Exhibited at the Naval Aviation Museum in Buenos Aires in 1969, it was later discovered in 1991 at the entrance of the Rio Paraná Delta Air Base in southern Argentina, planted on a pylon. He was then bought by four private individuals (three French and one Australian) who took him back to Castelet in June 1994, in the restoration workshops of the Asert Company of Claude Semenadisse.
It was then decided to transform this aircraft into F4U-7, a version specially created for the French Naval Aviation. The refit, led by Didier Rohmer, lasted six years. The most noticeable changes were the dismantling of the right wing leading edge radar and the replacement of the engine hood and exhausts with genuine F4U-7 engine hoods and exhausts from the one exhibited at Mobile in the UK. Alabama and acquired by exchange. The original Pratt & Whitney R-2800-32W engine was replaced by a more powerful Pratt & Whitney R-288-CB16.
Thus transformed the Corsair found the sky on March 9, 2000, in the colors of a Flottille 14.F. In December 2010 he was sold to Max Alpha Aviation in Bremgarten (Germany). After a great visit, he was handed the standard F4U-5NL by Meier Motors and found the colors he wore during the Korean War with the VMF-513, but kept his French registration. Thus restored, the aircraft made its first flight on May 5, 2011.
F4U-4 Corsair, BuNo 96995
The Corsair F4U-4 of the Flying Bulls is an especially demanding plane: approximately 40 maintenance hours are needed for every flight hour. The fuel consumption amounts to an average of 400 liters an hour, even triple that at takeoff.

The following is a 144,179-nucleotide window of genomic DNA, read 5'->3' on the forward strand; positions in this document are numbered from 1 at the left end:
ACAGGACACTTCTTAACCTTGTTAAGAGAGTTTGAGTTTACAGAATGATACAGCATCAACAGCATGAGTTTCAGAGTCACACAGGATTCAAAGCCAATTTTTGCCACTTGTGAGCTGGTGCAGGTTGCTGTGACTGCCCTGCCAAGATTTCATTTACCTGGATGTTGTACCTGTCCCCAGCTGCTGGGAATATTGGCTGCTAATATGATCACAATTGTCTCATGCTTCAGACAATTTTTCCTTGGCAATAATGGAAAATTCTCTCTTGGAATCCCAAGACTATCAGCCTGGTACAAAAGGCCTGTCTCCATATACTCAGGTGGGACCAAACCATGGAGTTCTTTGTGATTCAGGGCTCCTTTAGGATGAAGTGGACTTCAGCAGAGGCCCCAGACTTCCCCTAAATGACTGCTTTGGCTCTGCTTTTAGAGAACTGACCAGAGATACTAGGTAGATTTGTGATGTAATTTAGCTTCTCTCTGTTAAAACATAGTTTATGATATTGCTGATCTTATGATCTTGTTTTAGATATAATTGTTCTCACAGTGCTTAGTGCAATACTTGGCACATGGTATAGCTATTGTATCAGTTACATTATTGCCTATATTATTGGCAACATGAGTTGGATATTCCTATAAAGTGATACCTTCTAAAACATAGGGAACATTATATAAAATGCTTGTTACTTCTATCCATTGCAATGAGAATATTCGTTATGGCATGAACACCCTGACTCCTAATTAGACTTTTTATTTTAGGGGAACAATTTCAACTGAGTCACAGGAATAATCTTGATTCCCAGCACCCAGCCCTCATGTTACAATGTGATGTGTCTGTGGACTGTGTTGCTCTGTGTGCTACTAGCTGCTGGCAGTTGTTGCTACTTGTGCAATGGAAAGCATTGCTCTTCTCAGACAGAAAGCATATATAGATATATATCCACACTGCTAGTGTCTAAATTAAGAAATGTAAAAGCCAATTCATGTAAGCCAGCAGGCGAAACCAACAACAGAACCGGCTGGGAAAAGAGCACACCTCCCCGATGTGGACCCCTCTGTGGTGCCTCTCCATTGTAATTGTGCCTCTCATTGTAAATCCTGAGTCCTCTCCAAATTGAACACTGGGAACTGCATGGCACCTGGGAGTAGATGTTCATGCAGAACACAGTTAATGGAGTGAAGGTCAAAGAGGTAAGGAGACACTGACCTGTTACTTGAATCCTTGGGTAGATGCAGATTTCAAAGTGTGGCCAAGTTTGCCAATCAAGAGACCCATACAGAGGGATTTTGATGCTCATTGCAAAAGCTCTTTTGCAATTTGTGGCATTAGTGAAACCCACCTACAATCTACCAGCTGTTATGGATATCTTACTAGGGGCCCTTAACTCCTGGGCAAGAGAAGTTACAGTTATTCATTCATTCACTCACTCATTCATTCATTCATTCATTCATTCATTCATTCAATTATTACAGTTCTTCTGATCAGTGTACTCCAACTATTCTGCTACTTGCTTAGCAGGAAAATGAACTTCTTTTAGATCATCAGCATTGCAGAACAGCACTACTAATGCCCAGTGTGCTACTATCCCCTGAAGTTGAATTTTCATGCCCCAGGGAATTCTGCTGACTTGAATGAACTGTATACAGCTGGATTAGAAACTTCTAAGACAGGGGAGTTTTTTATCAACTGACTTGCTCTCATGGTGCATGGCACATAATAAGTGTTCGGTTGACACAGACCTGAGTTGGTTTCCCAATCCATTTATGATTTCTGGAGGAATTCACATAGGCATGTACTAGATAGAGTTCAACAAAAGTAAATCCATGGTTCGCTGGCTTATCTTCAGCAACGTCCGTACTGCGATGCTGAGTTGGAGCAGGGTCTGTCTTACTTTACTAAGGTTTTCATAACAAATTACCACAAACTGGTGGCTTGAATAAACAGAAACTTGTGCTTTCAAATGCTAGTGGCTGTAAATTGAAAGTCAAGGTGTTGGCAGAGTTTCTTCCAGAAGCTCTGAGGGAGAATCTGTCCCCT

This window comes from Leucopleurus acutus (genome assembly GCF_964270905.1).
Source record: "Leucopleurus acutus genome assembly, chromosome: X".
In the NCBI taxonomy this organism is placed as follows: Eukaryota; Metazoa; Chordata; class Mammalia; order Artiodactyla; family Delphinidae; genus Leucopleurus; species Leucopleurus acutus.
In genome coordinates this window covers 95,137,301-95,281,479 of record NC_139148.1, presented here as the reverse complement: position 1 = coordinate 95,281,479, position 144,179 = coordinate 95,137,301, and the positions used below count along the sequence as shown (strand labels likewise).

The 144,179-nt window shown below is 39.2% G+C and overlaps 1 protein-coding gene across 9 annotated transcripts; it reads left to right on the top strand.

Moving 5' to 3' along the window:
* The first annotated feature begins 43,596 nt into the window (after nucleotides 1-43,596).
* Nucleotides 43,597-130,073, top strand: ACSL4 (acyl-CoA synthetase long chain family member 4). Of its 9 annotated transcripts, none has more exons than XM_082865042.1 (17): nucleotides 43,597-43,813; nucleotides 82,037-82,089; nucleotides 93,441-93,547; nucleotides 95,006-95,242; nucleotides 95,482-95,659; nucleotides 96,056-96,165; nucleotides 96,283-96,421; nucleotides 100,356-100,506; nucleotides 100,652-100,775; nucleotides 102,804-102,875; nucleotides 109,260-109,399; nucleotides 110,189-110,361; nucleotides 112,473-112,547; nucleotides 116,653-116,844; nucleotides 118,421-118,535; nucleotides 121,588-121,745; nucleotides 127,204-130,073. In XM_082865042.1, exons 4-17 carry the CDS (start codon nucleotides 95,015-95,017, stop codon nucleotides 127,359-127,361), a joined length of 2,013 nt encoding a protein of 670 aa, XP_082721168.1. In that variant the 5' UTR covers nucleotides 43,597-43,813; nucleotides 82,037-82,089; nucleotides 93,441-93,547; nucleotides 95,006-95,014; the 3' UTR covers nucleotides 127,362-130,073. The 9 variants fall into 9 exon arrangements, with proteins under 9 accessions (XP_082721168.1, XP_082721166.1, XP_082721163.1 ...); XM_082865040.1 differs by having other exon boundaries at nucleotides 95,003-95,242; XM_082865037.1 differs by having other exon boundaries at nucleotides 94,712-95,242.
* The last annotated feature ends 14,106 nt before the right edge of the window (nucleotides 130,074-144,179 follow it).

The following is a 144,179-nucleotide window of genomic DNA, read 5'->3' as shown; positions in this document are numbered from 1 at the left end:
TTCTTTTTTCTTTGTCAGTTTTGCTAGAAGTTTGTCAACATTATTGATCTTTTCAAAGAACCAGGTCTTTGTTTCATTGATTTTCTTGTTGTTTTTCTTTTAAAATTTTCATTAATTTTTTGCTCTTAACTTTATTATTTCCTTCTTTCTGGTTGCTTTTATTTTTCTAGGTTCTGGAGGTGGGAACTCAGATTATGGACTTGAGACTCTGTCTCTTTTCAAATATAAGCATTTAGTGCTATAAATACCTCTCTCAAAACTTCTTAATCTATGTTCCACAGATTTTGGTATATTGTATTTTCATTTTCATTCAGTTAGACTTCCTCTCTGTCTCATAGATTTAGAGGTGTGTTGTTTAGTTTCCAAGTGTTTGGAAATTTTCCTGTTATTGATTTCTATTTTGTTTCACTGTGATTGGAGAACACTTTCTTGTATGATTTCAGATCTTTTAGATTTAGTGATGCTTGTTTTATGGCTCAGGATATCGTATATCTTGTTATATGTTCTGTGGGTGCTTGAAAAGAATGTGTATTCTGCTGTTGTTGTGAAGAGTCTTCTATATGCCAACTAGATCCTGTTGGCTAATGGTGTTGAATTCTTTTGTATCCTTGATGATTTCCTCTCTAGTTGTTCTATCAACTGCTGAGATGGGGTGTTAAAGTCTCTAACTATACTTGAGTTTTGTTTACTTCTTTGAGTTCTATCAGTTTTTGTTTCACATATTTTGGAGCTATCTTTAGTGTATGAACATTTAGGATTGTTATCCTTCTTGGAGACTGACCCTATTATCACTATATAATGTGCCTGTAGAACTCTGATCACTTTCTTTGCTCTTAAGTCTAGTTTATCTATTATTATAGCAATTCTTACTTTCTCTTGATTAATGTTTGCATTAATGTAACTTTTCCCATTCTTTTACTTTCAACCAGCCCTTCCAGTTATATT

The airplane is entirely fit for aerobatics, but it is flown conservatively because of its age. Still, 4.5 g’s in a steep curve is not uncommon despite the protective treatment.Furthermore, the top speed of 750 km/h is only seldom attained, in order to keep the engine’s wear and tear to a minimum.
The Corsair flown at the Flying Bulls has a storied history: it was one of about 12,500 built models delivered to the US Navy in 1945, but it did not see action. A few years later, it was transferred to Honduras in Latin America where it was in active service until 1965. Then a Texan millionaire purchased it and gave it a complete overhaul in the USA. Its owner flew the plane infrequently in subsequent years.
In 1990 he sold it to Sigi Angerer, the formerchiefpilot of the Flying Bulls, who at that time was searching for good vintage planes purely out of personal interest–and he was able to hammer out an acceptable deal with the millionaire with much patience and finesse.Angerer brought the Corsair, partly by ship, partly flying it himself, to Austria and received flight approval for it here.
The plane is equipped with a Pratt & Whitney R2800 CB-3 18-cylinder Double Wasp engine that provides 2,400 HPwith a cubic capacity of 46 liters. The oil content in the engine is 95 liters. What people who are not particularly into flying always pick up on, and about which Sigi Angerer never grows tired of raving, is the motor’s sound: throaty and yet soothing.
The restoration required much time and effort. The airplane’s original instrumentation fortunately could be largely retained; the only new parts are the modern navigational instruments (ILS, DMS, GPS). The second seat was a later addition. The mission of the Bulls-Corsair is considerably peaceful. It is one of Hangar-7’s great attractions at the Salzburg airport. And its exhibition at air shows is an absolute highligh